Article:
Ambreen Butt is a Pakistani-American artist based in Boston, MA. Much of her work contains autobiographical elements through her use of self portraiture and themes that refer both to her childhood in Pakistan as well as her relationship to her home country as an American citizen. She was trained in Indian miniature painting in Lahore, lending her work its highly detailed and decorative aspects. Through this visual language, she explores the juxtaposition of beauty and violence, vulnerability and power, difficulty and ease.
During her first collaboration with Wingate Studio, Ambreen created a set of 5 narrative works entitled Daughter of the East in 2008. Part of a body of work entitled Dirty Pretty, this set of prints arose from the artist’s experience returning to Pakistan in 2007–her first visit
in 12 years. In particular, this work is a reaction to the highly complicated event referred to as the Seige of Lal Masjid, or Red Mosque, in Islamabad, which occured from July 3 to 11, 2007. During the seige, the Pakistani government raided the Red Mosque complex, whose students and mosque leaders challenged the Pakistani government and practiced radical religious teachings. When negotiations with the mosque leaders failed, the complex was stormed by the Pakistani Army’s Special Services Group, resulting in 248 people injured, over 100 deaths, and 50 captures. While at least 30 women and children were able to escape unharmed, many were reported to have been used as sheilds by their male allies and were killed or injured.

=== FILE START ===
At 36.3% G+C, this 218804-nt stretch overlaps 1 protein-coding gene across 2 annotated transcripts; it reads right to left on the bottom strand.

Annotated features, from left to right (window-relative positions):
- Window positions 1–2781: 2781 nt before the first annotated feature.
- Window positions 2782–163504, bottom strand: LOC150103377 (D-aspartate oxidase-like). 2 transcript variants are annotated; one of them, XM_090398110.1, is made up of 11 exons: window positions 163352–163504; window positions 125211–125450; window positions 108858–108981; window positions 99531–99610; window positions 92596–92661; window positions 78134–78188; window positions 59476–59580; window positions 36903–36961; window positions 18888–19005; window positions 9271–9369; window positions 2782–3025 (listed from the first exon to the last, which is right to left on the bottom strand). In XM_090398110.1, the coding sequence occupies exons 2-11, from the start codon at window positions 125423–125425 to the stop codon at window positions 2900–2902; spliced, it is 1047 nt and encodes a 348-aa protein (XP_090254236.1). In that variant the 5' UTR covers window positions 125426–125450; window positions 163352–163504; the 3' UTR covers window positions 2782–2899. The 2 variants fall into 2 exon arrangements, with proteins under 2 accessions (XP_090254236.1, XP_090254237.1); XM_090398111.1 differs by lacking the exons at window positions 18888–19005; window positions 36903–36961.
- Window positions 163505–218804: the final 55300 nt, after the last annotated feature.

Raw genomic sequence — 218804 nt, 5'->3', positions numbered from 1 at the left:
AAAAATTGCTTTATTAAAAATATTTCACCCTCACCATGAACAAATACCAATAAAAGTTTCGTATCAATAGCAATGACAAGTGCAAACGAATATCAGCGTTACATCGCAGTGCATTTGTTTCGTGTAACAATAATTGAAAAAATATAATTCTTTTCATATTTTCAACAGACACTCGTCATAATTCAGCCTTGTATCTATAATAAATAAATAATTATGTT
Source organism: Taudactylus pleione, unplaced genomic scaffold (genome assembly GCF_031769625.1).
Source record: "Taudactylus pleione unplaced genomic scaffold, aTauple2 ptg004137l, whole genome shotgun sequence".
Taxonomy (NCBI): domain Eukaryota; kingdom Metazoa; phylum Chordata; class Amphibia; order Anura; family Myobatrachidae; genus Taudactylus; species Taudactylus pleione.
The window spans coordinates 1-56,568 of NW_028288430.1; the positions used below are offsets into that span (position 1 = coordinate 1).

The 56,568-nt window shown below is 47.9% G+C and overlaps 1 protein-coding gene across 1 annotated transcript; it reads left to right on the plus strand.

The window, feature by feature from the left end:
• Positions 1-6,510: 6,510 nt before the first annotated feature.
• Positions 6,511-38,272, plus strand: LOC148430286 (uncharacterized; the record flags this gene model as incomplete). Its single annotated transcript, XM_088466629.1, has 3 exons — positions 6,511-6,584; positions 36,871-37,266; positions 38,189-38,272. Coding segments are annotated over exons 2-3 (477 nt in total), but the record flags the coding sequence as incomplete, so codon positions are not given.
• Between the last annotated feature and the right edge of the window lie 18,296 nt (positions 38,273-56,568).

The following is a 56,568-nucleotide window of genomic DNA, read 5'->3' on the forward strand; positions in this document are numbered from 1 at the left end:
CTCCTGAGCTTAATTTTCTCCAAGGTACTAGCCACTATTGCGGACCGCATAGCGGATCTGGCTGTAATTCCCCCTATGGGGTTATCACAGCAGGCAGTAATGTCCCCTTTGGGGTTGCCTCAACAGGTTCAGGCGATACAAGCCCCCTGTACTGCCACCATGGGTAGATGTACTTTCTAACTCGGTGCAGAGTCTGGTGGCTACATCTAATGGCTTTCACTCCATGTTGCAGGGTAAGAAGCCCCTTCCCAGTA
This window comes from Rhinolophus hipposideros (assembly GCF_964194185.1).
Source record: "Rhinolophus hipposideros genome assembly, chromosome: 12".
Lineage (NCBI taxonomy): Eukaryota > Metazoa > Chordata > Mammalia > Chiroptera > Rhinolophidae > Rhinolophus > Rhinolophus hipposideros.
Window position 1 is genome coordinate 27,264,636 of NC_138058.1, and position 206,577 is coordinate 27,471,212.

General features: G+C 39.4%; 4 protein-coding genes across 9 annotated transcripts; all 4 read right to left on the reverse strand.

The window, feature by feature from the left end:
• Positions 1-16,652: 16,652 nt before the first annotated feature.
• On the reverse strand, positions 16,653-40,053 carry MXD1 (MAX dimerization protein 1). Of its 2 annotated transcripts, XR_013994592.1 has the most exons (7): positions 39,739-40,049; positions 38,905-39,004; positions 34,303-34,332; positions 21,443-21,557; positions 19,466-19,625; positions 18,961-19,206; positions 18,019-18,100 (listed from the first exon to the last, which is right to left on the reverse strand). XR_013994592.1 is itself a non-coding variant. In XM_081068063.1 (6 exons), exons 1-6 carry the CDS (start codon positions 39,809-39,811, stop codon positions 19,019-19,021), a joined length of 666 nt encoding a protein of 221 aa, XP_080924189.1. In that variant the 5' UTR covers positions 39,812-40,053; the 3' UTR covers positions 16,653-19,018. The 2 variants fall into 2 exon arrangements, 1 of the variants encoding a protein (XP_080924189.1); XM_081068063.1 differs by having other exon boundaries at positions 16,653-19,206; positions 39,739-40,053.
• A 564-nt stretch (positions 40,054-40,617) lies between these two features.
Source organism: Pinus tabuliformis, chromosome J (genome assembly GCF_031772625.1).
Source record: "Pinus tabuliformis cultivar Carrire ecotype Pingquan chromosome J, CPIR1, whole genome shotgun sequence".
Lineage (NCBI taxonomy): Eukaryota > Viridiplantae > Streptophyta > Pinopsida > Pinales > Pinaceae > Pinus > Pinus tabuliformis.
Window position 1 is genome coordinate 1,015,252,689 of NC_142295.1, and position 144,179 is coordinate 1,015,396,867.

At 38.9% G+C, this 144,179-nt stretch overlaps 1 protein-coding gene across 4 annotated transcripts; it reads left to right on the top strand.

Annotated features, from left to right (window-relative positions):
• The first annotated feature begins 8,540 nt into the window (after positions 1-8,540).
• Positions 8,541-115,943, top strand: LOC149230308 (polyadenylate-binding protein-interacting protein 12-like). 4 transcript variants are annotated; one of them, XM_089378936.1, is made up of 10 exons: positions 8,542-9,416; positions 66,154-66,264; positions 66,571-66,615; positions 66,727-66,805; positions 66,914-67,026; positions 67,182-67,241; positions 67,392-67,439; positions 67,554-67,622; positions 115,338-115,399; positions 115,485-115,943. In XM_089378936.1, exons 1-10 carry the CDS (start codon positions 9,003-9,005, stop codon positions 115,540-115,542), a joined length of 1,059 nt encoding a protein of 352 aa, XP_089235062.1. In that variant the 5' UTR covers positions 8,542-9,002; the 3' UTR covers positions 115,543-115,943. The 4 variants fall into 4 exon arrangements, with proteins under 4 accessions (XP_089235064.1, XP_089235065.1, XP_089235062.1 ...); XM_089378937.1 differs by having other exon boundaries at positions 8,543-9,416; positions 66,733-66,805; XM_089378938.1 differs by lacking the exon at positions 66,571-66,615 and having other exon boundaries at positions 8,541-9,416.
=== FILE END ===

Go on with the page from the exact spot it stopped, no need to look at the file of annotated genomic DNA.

Each of the five works explores the vulnerability, violence, strength, and resilience of the women in this situation, as well as the artist’s emotional reaction to this extremely complex event. While the decorative elements form a delicate and beautiful whole, they are composed of symbols relating to fear and violence, evoking the artist’s personal experience and the dichotomies that belie her work.
Ambreen Butt (b. Lahore, Pakistan) is a Pakistani-American artist who lives and works in Dallas, TX. She was trained in traditional Persian miniature painting, which continues to deeply inform her labor-intensive work even as the scale of her pieces has continued to grow, and now includes large-scale installations. Her work explores themes of feminism, political conflict, extremism, and the tension and interdependence of seemingly opposing forces like innocence and guilt, terror and seduction. Her work has been exhibited widely and is in the permanent collections of the Baltimore Museum of Art, Brooklyn Museum, Cleveland Museum of Art, Institute of Contemporary Art Boston, Library of Congress, Minneapolis Institute of Art, Museum of Fine Arts Boston, National Museum for Women in the Arts, Worcester Art Museum, Hood Museum, and DeCordova Sculpture Park. She received her training in Indian and Persian Miniature Painting from the National College of Arts in Lahore and received her MFA from MassArt.